New to Photoshop? Slowly trying to get your head around the basics? We’ve all been there. And one of the first things that every new user wants to do is learn how to remove the background in a photo.
With the subject of the picture brought into sharp focus, there’s no limit to what you can do.
So if that’s you, then you’re in the right place! Photoshop can be an extensive, overwhelming, and confusing software to navigate your way through in the beginning. But don’t worry – we’ll keep it simple.
With our handy guide, you’ll soon know 5 different ways to remove the background in any picture you like. Here’s what you need to know.
Before we get to the good bit, you’ll need to take a moment to learn all about Photoshop layers. Background removal simply isn’t possible without them.
This guide teaches you everything you need to know about layers – they’re crucial to just about every single Photoshop process.
Already a pro when it comes to layers? Excellent, then let’s get to the fun part.
The Magnetic Lasso Tool
The first tool you can use to remove a background is the Lasso Tool. But we’re going to focus on its more sophisticated sibling – the Magnetic Lasso Tool. It’s just like the Lasso Tool, except that it actively searches for the edge of your subject as you trace, making the task easier.
First of all, duplicate the Background layer so that you have a backup copy. After that, this one’s pretty much in the name!
Select the Magnetic Lasso Tool, THEN HIT CAPS-LOCK. Sorry. Hit caps-lock to change your cursor to a handy circle with crosshair.
Hover it over the edge of your subject, and trace around it to isolate the subject in your picture. You can change the tolerance or the ‘Width’ in the top menu to set how many nodes are created. Or, in other words, the distance between the edge of your subject and your line.
You’ll quickly notice that the magnetic lasso sticks pretty close to your subject and gives a nice clean crop. Go ahead and try it with both the Magnetic Lasso Tool and the Standard Lasso Tool. Notice a difference?
Once that’s done, right-click to Select Inverse and then Delete. Hide the view of your background layer and you’ll be left with your cut-out and nothing else.
The Pen Tool
For curved lines and rounded edges, you’ll be much better off using the Pen Tool.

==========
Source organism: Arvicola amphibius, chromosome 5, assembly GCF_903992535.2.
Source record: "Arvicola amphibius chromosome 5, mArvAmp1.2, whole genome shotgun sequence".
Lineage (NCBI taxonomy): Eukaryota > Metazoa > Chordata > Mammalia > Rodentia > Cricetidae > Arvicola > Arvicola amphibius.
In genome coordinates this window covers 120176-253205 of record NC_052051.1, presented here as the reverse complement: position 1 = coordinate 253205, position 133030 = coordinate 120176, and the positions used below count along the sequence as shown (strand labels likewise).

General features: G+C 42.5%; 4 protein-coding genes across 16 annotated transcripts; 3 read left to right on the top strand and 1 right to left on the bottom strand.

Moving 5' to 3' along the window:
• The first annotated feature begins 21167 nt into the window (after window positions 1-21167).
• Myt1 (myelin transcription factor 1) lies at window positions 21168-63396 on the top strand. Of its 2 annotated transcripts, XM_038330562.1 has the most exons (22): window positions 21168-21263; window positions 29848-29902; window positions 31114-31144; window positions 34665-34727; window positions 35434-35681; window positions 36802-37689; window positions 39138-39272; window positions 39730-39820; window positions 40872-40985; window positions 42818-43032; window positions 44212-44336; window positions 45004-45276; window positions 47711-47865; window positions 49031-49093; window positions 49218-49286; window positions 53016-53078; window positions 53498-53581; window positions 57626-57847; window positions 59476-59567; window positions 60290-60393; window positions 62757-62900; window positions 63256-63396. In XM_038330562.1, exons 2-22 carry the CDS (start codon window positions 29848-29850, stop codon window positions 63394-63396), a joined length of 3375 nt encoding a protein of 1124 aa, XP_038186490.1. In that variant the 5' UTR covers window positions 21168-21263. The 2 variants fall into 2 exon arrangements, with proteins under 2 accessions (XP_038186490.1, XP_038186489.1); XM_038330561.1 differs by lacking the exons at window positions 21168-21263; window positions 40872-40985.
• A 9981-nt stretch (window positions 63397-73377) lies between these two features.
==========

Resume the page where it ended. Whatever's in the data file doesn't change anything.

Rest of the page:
The lines you create are editable and you can get more precise results than with the Magnetic Lasso Tool. However, this one takes a bit more time
Similar to the Lasso Tool, use the lines to trace around your subject. Hold down with each click and you’ll be able to create a curved shape with the handles that appear.
There are several things you can do now, but simply creating a layer mask will isolate your subject to remove the background.
As you can see, there are still some elements of background on this turtle. Thankfully, with the Pen tool, you can still edit the shape once you’re finished and get your lines super-tight and accurate.
Magic Wand Tool
Next up, let’s take a look at the Magic Wand Tool. This is great for a quick background removal but, unfortunately, it’s pretty limited in its use. And if it seems too good to be true, it normally is!
That’s because it’s most effective on a high-res photo taken against a plain background. If that’s the case, this tool works with just a few clicks. Otherwise, it might struggle to cut-out the subject of your picture.
You can adjust the sensitivity of the magic wand with the tolerance setting in the top toolbar. If the Contiguous setting is enabled it will only select areas connected to the part of the image you click, otherwise it will find all areas of the image that match the point sample and tolerance you’ve set.
Inverse your selection and add a mask to remove the background. Even with a plain background in the hummingbird above, the Magic Wand Tool still struggles.
Quick Selection Tool
The Quick Selection Tool is a step up from the Magic Eraser Tool, but it’s still a quick and ‘dirty’ way to remove a background. With a little care, the results are still good and super-fast.
This tool is in the same section as the Magic Wand Tool. Once selected, trace around the edges of your subject. Artificial Intelligence tries to ‘guess’ and select large sections of the background. If it accidentally selects your focus area, just hold ‘alt’ and remove it.
You can refine edges and even auto-enhance the lines. Again, inverse and add a mask to expose your subject area. It might take a few attempts to get this one right.
Background Eraser Tool
Last and certainly not least is the Background Eraser Tool, a relatively new Photoshop feature, and probably the best way to remove a background from any image.
This works best with complex shapes that require background removal in hard-to-reach spaces.
Simply drag the tool around the edges of your shape and AI once again auto-detects your focus area.
All 5 tools have plenty of additional settings and functionality which will help refine your background removal, so why not give them a go.
If you have any questions about isolating a subject for the sticker you have in mind, contact our friendly team using the Contact Page.